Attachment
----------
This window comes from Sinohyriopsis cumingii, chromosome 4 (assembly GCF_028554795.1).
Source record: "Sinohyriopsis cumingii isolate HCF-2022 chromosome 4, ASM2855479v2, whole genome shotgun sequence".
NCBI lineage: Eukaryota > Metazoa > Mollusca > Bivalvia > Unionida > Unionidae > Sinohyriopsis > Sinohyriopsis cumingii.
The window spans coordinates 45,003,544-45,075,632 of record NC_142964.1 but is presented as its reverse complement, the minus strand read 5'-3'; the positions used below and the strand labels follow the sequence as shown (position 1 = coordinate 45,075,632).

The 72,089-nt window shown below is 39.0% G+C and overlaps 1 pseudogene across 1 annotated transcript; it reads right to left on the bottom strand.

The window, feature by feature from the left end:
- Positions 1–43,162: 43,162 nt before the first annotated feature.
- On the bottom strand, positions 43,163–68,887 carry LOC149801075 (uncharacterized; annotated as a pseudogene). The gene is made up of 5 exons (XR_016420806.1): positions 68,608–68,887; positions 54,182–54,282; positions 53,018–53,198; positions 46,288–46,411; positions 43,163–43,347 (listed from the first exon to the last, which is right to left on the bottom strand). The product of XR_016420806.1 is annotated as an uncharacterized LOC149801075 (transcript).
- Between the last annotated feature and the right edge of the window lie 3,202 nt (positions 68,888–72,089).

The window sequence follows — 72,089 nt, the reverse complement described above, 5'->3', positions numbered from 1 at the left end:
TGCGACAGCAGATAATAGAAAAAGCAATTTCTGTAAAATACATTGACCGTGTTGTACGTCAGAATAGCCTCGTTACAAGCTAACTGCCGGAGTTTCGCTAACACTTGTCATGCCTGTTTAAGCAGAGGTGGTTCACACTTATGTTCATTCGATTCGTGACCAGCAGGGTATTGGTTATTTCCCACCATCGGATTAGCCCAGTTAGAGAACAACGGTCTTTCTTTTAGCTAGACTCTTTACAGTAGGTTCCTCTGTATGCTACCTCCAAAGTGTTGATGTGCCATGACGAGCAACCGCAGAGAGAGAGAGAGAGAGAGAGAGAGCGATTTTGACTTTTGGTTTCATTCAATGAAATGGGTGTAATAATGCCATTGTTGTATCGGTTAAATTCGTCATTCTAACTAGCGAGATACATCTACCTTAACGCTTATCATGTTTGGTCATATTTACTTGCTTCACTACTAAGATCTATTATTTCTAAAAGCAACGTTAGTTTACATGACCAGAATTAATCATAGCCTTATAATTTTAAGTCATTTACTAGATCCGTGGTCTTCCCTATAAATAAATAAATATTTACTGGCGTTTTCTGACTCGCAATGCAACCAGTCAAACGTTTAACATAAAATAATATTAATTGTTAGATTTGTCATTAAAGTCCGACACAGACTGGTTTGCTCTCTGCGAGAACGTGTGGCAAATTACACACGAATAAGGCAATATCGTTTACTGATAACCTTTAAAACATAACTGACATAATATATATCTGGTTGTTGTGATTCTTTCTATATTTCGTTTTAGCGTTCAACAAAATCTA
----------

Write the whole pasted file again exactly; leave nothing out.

This window comes from Sinohyriopsis cumingii, chromosome 4 (assembly GCF_028554795.1).
Source record: "Sinohyriopsis cumingii isolate HCF-2022 chromosome 4, ASM2855479v2, whole genome shotgun sequence".
NCBI lineage: Eukaryota > Metazoa > Mollusca > Bivalvia > Unionida > Unionidae > Sinohyriopsis > Sinohyriopsis cumingii.
The window spans coordinates 45,003,544-45,075,632 of record NC_142964.1 but is presented as its reverse complement, the minus strand read 5'-3'; the positions used below and the strand labels follow the sequence as shown (position 1 = coordinate 45,075,632).

The 72,089-nt window shown below is 39.0% G+C and overlaps 1 pseudogene across 1 annotated transcript; it reads right to left on the bottom strand.

The window, feature by feature from the left end:
- Positions 1–43,162: 43,162 nt before the first annotated feature.
- On the bottom strand, positions 43,163–68,887 carry LOC149801075 (uncharacterized; annotated as a pseudogene). The gene is made up of 5 exons (XR_016420806.1): positions 68,608–68,887; positions 54,182–54,282; positions 53,018–53,198; positions 46,288–46,411; positions 43,163–43,347 (listed from the first exon to the last, which is right to left on the bottom strand). The product of XR_016420806.1 is annotated as an uncharacterized LOC149801075 (transcript).
- Between the last annotated feature and the right edge of the window lie 3,202 nt (positions 68,888–72,089).

The window sequence follows — 72,089 nt, the reverse complement described above, 5'->3', positions numbered from 1 at the left end:
TGCGACAGCAGATAATAGAAAAAGCAATTTCTGTAAAATACATTGACCGTGTTGTACGTCAGAATAGCCTCGTTACAAGCTAACTGCCGGAGTTTCGCTAACACTTGTCATGCCTGTTTAAGCAGAGGTGGTTCACACTTATGTTCATTCGATTCGTGACCAGCAGGGTATTGGTTATTTCCCACCATCGGATTAGCCCAGTTAGAGAACAACGGTCTTTCTTTTAGCTAGACTCTTTACAGTAGGTTCCTCTGTATGCTACCTCCAAAGTGTTGATGTGCCATGACGAGCAACCGCAGAGAGAGAGAGAGAGAGAGAGAGAGCGATTTTGACTTTTGGTTTCATTCAATGAAATGGGTGTAATAATGCCATTGTTGTATCGGTTAAATTCGTCATTCTAACTAGCGAGATACATCTACCTTAACGCTTATCATGTTTGGTCATATTTACTTGCTTCACTACTAAGATCTATTATTTCTAAAAGCAACGTTAGTTTACATGACCAGAATTAATCATAGCCTTATAATTTTAAGTCATTTACTAGATCCGTGGTCTTCCCTATAAATAAATAAATATTTACTGGCGTTTTCTGACTCGCAATGCAACCAGTCAAACGTTTAACATAAAATAATATTAATTGTTAGATTTGTCATTAAAGTCCGACACAGACTGGTTTGCTCTCTGCGAGAACGTGTGGCAAATTACACACGAATAAGGCAATATCGTTTACTGATAACCTTTAAAACATAACTGACATAATATATATCTGGTTGTTGTGATTCTTTCTATATTTCGTTTTAGCGTTCAACAAAATCTA